I don’t consider Danks an ace, but I also realize that makes zero difference anywhere in the world. *grin* Danks is still a very good pitcher pitcher.

    I don;t think the CXhiSox have an ace, and I don;t think it really matters for their particular club.

    Vote -1 Vote +1

  12. Daniel Andrews says:

    While Danks is not to the point of being an ace like Halladay, no pitcher in baseball is. He does possess the same type of bulldog mentality Halladay takes to the mound. Considering the home ball park Danks pitches in I would consider him the #6 pitcher in the AL. Over the past 3 years Danks has the 13th best WAR total amongst pitchers.

    As far as Danks closing out innings or games, i think he does it quite well even when he doesn’t have his best stuff. Most other pitchers fall apart, he doesn’t.

    Vote -1 Vote +1

    • CircleChange11 says:

      I’m not sure I would agree with the “bulldog mentality” type thing.

      I view Holliday as being the model of “intensity”. Intensity that manifests itself through sustained focus. I define that to differentiate it from the casual view of “intensity”, which is Carlos Zambrano going bat-poop crazy. Being intense and being emotional are two different things.

      Anyway, back to Danks … I actually think one of his shortcomings is a lack of focus or occassionally getting a bad case of “Young and Dumb”. With the latter, he reminds me of Matt Morris in the regard that the worst thing that can happen to him is to be throwing harder than normal in the first inning, blow a couple guys away, and then try and pitch the rest of the game as if he were channeling Nolan Ryan. Sometimes he loses focuses, seemingly forgets to “pitch” and is just throwing the ball up there, or trying to throw is past guys, at the expense of location, etc.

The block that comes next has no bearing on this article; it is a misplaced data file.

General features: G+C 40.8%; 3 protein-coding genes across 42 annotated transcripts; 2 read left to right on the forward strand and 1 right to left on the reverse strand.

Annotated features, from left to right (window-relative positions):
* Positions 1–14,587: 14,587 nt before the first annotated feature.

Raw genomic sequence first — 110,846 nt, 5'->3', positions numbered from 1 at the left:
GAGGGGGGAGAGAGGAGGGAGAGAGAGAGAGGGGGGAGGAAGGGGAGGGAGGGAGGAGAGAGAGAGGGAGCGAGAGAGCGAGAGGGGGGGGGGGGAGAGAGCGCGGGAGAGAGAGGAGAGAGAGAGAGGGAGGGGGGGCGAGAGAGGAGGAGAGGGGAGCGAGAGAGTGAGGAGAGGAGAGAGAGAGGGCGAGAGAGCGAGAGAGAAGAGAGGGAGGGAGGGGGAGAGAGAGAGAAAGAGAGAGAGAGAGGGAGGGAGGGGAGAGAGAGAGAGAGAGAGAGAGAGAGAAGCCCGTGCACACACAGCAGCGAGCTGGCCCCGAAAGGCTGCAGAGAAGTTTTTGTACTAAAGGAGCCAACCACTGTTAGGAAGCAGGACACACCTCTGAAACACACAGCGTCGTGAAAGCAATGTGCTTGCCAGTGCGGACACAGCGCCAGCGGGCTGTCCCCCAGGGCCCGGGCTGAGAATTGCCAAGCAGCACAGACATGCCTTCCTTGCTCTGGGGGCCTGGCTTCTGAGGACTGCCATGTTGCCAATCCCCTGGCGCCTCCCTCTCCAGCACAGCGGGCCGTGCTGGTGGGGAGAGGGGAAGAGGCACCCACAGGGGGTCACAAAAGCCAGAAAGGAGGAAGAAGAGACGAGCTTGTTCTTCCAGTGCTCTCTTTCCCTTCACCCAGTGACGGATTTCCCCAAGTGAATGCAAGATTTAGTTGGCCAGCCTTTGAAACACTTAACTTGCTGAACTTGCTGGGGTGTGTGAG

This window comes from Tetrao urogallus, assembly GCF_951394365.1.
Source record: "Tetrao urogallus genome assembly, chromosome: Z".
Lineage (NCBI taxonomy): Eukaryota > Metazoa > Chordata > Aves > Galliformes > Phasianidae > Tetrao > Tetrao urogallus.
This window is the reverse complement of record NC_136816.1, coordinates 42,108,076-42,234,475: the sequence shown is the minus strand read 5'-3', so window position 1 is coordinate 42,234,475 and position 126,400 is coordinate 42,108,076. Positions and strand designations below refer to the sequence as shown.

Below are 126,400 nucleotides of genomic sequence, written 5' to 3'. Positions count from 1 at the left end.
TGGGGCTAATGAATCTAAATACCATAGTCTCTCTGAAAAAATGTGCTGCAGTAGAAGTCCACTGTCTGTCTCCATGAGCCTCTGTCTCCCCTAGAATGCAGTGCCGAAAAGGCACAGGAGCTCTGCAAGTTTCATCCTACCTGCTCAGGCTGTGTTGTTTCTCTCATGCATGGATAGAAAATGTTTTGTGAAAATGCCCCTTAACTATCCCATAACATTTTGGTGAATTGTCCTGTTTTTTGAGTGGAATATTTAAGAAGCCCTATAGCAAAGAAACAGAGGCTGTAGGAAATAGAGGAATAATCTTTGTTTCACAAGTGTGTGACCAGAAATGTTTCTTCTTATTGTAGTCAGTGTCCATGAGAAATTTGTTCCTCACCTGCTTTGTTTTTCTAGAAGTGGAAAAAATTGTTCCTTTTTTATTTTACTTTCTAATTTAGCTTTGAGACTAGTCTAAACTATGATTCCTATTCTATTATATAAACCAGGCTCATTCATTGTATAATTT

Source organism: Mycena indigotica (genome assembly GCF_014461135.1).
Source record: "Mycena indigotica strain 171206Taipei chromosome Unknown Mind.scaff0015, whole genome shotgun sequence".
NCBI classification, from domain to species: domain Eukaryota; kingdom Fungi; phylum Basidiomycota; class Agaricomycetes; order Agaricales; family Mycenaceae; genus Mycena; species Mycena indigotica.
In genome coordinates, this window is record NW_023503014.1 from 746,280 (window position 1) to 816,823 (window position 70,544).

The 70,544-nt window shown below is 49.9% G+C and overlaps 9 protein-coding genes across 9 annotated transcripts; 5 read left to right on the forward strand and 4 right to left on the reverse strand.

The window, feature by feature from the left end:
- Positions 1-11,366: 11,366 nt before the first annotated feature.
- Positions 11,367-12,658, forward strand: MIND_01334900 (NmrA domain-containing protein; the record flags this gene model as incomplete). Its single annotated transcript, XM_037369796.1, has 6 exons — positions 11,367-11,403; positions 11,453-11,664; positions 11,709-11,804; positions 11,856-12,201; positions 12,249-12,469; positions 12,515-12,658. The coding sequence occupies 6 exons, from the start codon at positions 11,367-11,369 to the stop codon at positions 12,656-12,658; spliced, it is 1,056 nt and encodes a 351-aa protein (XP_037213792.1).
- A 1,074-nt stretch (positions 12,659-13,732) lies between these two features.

I haven’t watched him pitch much in the last year, but prior to that, there were some occasions where he seemed to be his own worst enemy in regards to dominating early and then seemingly putting his brain on cruise control and ending up losing his touch.

      But, I have also seen him get roughed up early, and battle like hell, keeping his team in the game and saving the bullpen as much as possible.

      Vote -1 Vote +1

      • Daniel Andrews says:

        Your last statement is the definition of being a bulldog and a testament to what I think separates ace from a non-ace on a game by game basis. I think Danks is more consistent on a game by game basis than Cain, Billingsley, Hamels, or Gallardo. How else does one accumulate a higher WAR than other so called aces such as Cain, Billingsley, Hamels, and Gallardo with so called less than dominate stuff? When there is less or equal variance in performances it is harder to call it luck.

        Vote -1 Vote +1

  13. B N says:

    People are making Halladay comparisons, but I think Mussina might be a much more apt model. Similar K/9, similar BB/9, same tier of stuff. I mean, let’s be realistic- Danks isn’t out there vying for the most CG every season. He’s out there pitching similarly, but slightly worse, than Mussina.

    That’s a good pitcher, but I think people that are comparing him to HOF guys are pretty far off base. Even Moose, who kept up better performance than this over a long career, is a fringe candidate.

    Vote -1 Vote +1

  14. Tim says:

    Danks’ best pitch is actually the change-up

    Vote -1 Vote +1